Teacher Inquiry is essential to my effectiveness as a teacher. Effective teaching for me is a dynamic process that requires constant adaptations. Research allows me to ask what my students know, what they misunderstand, and what instructional strategies will best facilitate mediation between where they are now and where I want them to be. It involves a systematic gathering of evidence that often creates links between seemingly random events. Research helps make the patterns in my students learning more visible. It also helps me understand more concretely how my instructional techniques effect student outcomes.
Research situates me as part of the community of teachers, professors and researchers looking to make sense of a certain phenomena. The understanding that my classroom is part of a larger, even world wide community of learners, opens up many more possibilities for me to incorporate practices that best stimulate student learning.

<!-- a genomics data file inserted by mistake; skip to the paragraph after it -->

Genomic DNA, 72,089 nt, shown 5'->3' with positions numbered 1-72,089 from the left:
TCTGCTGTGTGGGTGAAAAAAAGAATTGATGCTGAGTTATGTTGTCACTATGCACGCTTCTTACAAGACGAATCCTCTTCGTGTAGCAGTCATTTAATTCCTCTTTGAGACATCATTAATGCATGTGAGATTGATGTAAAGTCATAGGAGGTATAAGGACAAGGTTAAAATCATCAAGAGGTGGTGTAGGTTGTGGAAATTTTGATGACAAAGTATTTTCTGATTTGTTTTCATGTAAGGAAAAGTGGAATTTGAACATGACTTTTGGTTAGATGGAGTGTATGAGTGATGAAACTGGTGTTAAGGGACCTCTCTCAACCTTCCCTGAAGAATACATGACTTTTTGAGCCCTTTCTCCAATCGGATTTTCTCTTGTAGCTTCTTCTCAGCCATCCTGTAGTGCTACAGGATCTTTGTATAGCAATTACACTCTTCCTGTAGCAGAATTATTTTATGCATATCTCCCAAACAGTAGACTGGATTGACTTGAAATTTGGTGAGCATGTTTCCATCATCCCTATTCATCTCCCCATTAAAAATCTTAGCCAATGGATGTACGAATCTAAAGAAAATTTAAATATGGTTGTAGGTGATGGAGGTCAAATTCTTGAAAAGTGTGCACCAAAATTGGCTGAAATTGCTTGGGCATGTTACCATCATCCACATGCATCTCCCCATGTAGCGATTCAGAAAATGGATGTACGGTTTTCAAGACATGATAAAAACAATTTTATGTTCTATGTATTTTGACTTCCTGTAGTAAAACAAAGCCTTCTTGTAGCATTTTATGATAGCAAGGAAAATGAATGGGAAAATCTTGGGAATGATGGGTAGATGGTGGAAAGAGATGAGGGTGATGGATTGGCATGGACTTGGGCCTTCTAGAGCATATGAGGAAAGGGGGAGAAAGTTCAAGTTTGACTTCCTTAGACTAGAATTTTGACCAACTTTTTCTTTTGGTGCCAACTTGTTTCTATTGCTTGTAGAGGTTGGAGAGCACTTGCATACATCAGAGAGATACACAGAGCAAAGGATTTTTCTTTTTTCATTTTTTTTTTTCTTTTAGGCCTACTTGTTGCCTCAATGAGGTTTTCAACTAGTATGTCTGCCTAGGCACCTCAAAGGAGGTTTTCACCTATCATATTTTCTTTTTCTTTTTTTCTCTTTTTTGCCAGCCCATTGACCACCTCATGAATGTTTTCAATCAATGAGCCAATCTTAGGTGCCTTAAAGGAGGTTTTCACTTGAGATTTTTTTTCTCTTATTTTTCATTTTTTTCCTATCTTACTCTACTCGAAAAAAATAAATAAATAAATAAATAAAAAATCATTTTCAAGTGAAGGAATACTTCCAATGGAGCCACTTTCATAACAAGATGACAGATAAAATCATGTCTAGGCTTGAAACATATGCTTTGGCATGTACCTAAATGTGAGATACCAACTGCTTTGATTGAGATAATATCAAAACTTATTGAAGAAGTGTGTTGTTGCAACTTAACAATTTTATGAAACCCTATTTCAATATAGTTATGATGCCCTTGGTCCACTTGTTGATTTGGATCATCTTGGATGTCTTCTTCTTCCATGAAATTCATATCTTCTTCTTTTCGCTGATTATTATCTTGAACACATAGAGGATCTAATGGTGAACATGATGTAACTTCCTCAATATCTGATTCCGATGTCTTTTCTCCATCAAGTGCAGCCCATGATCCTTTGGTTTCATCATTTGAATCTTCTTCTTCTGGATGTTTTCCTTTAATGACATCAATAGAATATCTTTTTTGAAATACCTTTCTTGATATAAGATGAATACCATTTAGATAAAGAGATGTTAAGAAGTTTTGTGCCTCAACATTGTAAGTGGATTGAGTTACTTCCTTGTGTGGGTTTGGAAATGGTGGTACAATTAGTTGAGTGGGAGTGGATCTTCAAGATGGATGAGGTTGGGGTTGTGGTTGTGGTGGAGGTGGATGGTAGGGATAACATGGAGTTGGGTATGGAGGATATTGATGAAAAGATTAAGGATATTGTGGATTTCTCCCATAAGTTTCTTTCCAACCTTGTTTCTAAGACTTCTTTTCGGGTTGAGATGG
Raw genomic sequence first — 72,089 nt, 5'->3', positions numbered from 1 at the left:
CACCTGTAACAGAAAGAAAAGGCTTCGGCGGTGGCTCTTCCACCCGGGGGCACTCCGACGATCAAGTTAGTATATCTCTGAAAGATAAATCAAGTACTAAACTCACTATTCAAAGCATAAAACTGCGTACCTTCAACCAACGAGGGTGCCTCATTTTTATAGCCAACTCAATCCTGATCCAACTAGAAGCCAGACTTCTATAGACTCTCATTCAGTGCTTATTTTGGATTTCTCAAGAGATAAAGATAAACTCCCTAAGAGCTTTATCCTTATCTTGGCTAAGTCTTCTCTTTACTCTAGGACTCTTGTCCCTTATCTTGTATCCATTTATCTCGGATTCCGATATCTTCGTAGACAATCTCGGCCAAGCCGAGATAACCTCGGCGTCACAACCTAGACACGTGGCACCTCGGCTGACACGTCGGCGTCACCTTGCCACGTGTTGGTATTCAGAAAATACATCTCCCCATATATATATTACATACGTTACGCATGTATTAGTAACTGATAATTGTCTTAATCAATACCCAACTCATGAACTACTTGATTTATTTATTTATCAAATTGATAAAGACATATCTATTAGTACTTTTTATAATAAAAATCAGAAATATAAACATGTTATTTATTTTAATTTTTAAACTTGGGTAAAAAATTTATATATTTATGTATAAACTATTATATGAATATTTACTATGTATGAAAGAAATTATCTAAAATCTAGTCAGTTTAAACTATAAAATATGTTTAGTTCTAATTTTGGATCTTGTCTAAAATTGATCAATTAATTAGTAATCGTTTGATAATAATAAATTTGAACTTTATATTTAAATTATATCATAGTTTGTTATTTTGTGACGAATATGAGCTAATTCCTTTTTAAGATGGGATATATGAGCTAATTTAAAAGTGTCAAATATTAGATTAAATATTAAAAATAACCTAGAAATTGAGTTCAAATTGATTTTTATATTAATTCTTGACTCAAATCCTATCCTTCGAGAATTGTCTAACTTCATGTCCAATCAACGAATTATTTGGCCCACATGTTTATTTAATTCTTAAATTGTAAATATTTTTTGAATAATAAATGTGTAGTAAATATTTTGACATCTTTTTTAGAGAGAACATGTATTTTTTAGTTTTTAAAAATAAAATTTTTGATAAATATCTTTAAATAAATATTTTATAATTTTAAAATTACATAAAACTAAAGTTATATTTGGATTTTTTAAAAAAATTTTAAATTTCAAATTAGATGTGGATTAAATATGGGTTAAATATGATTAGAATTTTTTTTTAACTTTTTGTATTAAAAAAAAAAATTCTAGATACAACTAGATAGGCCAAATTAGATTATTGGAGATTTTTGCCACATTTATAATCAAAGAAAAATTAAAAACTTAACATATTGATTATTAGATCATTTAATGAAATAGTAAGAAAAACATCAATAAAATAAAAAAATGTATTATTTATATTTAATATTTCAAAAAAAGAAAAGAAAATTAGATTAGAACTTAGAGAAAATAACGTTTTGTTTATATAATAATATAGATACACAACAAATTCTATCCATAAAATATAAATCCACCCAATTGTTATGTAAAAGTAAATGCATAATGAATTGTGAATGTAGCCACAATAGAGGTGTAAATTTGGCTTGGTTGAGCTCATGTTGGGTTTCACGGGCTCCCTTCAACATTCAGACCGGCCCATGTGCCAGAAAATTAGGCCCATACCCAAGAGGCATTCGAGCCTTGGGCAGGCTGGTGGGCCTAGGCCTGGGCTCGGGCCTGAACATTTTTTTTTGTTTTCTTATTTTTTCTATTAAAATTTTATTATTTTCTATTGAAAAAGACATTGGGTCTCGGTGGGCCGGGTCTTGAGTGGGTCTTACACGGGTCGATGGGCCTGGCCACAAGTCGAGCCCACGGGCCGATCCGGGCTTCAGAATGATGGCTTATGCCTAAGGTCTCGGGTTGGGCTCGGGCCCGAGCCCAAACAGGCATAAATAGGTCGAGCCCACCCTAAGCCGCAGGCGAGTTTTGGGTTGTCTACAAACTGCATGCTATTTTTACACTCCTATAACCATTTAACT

Through my research, I constantly examine the relationships between learning objectives, instruction, and outcomes. Constant reflection combined with concrete data increases my confidence and competence as an educator. The types of questions I research are founded in the notion that students should be learning in authentic and empowering ways. As a result of these focused inquiries my practice has been consistently evolving.